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Wednesday, May 15, 2019

Wishbone by Jeremy Storey – Short Script Review (available for production) - post author Dane Whipple

Wishbone (23 pages in pdf format) by Jeremy Storey

Make a wish.

Snap! With the breaking of a wishbone from a simple chicken dinner, inspirational author Nick is sent down an alternate reality.

As an author, Nick has served as an inspiration to many a reader. Recently, though, Nick could use some inspiration himself. You see, he’s been down on his luck ever since a car accident took his wife, Chloe. Riddled with guilt and haunted by dreams (and perhaps his future self),

Nick contemplates just how he has ended up at this low point. But is there another way?

Enter Kat. Kat has just moved into Nick’s building, and it seems she has a past that haunts her as well. As their friendship grows, the parallels between Kat and Chloe become undeniable, and the line between fantasy and reality begins to blur. What unfolds is a dreamlike romance that defies reason and even time itself. All of this builds to an unforgettable finale that you’ll never see coming.

Filled with surreal imagery in the tradition of Vanilla Sky and Shutter Island (hey, if it’s good enough for Scorsese, it’s good enough for you!), Wishbone deftly delivers the kind of weighty rumination that continually garners accolades on the festival circuit. It is a confident, considerate, contemplation of life, and the choices we make, with a ponderous political pitch. Think Déjà Vu meets The Dead Zone. This is one script that will keep audiences and critics intrigued, entertained, and ultimately satisfied.

What more could you wish for? And – as collectors of Monkey Paws are well aware – be careful what you wish for, too.

Budget: Medium. Mainly because of script length. A scene involving a wrecked car may require some savvy directorial skill.

About the writer: Jeremy Storey has been writing on-and-off for the last fifteen years. He’s dabbled in stage plays, screenplays and shorts. He even wrote a novel once, but the less said about that effort, the better. He’s had a few things produced along the way – a feature (REWIND), two shorts (GOOD DEEDS and ADRIFTING) and a play (LAST CUP OF SORROW). He’s even done quite well in a number of screenwriting contests over the years. However, it’s the process of writing and collaborating on creative projects with likeminded folks that really makes him happy and content. He’s delighted to be asked to participate in Simplyscripts, and is genuinely looking forward to connecting with other writers, producers and directors. Contact him at jeremystorey (a) yahoo!

Read Wishbone (24 pages in pdf format)

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This screenplay may not be used or reproduced for any purpose including educational purposes without the expressed written permission of the author.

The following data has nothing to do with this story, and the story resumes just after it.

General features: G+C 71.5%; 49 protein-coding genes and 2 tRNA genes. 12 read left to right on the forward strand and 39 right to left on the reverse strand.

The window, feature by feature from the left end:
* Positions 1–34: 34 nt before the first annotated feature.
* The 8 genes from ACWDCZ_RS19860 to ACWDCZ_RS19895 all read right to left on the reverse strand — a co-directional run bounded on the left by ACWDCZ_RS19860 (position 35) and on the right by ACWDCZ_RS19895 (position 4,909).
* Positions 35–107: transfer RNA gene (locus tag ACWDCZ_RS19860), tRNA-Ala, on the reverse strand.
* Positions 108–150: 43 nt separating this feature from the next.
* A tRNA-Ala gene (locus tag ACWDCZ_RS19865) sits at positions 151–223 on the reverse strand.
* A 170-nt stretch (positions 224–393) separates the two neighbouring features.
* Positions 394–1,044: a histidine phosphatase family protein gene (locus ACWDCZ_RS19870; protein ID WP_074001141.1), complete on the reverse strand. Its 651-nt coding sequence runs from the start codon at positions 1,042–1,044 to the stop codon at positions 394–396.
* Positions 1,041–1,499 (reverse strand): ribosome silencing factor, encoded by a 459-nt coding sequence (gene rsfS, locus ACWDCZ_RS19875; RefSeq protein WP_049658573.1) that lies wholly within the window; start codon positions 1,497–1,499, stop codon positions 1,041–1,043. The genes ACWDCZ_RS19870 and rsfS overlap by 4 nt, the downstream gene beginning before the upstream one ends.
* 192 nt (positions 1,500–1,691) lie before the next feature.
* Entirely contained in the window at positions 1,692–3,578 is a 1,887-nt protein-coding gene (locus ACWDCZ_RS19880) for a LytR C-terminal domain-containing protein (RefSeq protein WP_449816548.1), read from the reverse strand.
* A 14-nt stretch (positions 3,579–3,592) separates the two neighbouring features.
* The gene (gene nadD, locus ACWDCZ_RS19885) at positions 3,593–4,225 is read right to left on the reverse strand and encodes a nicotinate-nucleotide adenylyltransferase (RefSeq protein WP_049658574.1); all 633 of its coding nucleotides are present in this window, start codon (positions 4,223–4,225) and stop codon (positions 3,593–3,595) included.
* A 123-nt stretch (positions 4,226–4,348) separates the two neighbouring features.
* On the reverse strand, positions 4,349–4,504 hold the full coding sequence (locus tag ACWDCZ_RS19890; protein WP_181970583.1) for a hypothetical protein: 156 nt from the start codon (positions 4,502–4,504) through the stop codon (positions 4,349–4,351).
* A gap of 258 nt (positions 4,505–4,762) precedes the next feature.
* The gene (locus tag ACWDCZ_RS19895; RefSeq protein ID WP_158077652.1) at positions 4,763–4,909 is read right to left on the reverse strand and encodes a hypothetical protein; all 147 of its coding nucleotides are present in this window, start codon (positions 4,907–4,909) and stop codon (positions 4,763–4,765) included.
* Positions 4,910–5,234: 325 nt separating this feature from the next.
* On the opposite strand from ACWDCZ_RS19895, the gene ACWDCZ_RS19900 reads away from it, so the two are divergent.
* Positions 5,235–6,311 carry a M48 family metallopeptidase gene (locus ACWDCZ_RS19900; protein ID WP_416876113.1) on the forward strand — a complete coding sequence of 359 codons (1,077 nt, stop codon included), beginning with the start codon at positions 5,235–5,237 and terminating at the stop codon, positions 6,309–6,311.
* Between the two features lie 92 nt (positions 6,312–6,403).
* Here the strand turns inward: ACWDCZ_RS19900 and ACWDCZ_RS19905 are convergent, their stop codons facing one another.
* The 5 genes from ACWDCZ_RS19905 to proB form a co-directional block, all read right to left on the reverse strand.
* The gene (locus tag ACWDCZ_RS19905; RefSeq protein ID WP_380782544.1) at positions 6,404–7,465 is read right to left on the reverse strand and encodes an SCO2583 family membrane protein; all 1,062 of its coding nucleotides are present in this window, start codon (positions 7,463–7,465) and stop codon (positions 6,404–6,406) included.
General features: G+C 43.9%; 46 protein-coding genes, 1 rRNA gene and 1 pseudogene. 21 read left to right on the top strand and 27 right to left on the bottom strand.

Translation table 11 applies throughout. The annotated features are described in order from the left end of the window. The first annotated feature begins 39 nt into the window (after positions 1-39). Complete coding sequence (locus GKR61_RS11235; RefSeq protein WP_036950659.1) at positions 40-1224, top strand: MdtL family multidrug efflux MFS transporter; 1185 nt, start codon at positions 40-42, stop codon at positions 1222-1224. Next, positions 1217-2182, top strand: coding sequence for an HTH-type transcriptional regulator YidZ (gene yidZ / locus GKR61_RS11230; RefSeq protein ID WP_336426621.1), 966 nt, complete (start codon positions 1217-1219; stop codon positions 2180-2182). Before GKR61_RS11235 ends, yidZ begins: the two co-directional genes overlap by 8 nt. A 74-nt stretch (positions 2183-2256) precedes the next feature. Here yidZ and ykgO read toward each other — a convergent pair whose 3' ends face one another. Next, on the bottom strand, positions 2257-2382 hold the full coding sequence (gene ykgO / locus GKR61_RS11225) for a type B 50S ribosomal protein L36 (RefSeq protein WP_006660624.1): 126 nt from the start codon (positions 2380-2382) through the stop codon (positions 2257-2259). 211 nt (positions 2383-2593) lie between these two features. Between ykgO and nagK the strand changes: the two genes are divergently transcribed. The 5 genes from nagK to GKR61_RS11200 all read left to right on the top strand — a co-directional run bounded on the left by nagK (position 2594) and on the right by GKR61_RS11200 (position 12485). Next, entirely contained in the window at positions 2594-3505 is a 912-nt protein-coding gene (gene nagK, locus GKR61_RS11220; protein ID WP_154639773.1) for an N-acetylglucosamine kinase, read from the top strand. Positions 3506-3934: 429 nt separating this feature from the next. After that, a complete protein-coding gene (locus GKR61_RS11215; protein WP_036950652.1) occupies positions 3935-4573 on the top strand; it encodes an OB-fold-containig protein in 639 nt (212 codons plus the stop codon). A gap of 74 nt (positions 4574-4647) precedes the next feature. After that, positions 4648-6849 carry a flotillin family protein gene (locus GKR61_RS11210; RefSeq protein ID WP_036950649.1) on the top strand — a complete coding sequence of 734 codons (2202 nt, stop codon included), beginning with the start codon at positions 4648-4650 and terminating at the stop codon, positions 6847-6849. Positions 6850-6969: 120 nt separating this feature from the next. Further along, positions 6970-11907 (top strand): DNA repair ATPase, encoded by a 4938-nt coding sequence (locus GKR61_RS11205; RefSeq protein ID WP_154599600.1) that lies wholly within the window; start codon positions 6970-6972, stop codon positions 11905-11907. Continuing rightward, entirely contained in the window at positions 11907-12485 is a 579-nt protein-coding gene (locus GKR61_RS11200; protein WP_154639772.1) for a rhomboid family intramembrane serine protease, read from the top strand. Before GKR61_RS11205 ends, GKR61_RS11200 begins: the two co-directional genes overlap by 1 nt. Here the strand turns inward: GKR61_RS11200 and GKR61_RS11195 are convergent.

About the Reviewer: Dane Whipple comes in a little glass vial. A little glass vial? A little glass vial. He is currently working on that screenplay everybody keeps talking about: The Wild Age. Contact him at dane.whipple (AT) live.com

Monday, May 6, 2019

Dead Man’s Money by John Hunter – Short Script Review (Available for Production) - post author Dane Whipple

Dead Man’s Money (5 pages in pdf format) by John Hunter

“A dead man’s winning lotto ticket brings no good.”

Walt is dead, to begin with. There is no doubt whatever about that.

His lifeless body is discovered by his best friend, Benny, inside a makeshift shack in the homeless camp that the two call home. Benny and Walt usually spent their days collecting aluminum cans, trying to earn enough money to keep them in cheap wine (you know, the kind with the screw-on cap). Benny could never understand why week after week Walt would throw money away on lotto tickets. After all, nobody ever wins! But, in the clutches of Walt’s cold, dead hands, Benny sees it: the winning ticket!

Will the ticket will bring Benny more luck than it brought Walt? Not likely.

If you think this story has a happy ending, you haven’t been paying attention. You see, this particular lotto ticket seems to have a will of its own, springing from owner to owner when the time is right. It isn’t long before the same tragic, tough luck that befell Walt, sets its sights on Benny. Can Benny escape the cosmic, karmic, kismet threatening to destroy him? Will the ticket be satisfied with Benny’s death, or are there others in the path of the tornado?

Tales of luck, fortune, and chance, are the life-blood of cinema. As a witty, dark comedy that is equal parts Waking Ned Devine and It FollowsDMM is a mind-bending blend of comedy and horror, with the chipperest ending this side of Fargo. Perfect for a director with an understanding of biting, twisted humor, and a flair for the dramatic, DMM is set to be a festival favorite.

But, you have to play to win. So pick your lucky numbers and take a chance on Dead Man’s Money!

Budget: Moderate. With a diverse array of props and locations, it is definitely a professional-grade script.

About the writer, John Hunter: With the completion of (4) features, a litter of riveting shorts, a one hour take-your-breath-away sci-fi TV pilot and first 30 minute episode for that series, I am now officially THAT guy — The one who really needs an Agent or Executive Producer. Contact me at x32792 (AT) yahoo.com.

Read Dead Man’s Money (5 pages in pdf format)

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This screenplay may not be used or reproduced for any purpose including educational purposes without the expressed written permission of the author.

About the Reviewer: Dane Whipple is an educated fool with money on his mind. He is currently writing that screenplay everybody keeps talking about: The Wild Age. Contact him at dane.whipple (AT) live.com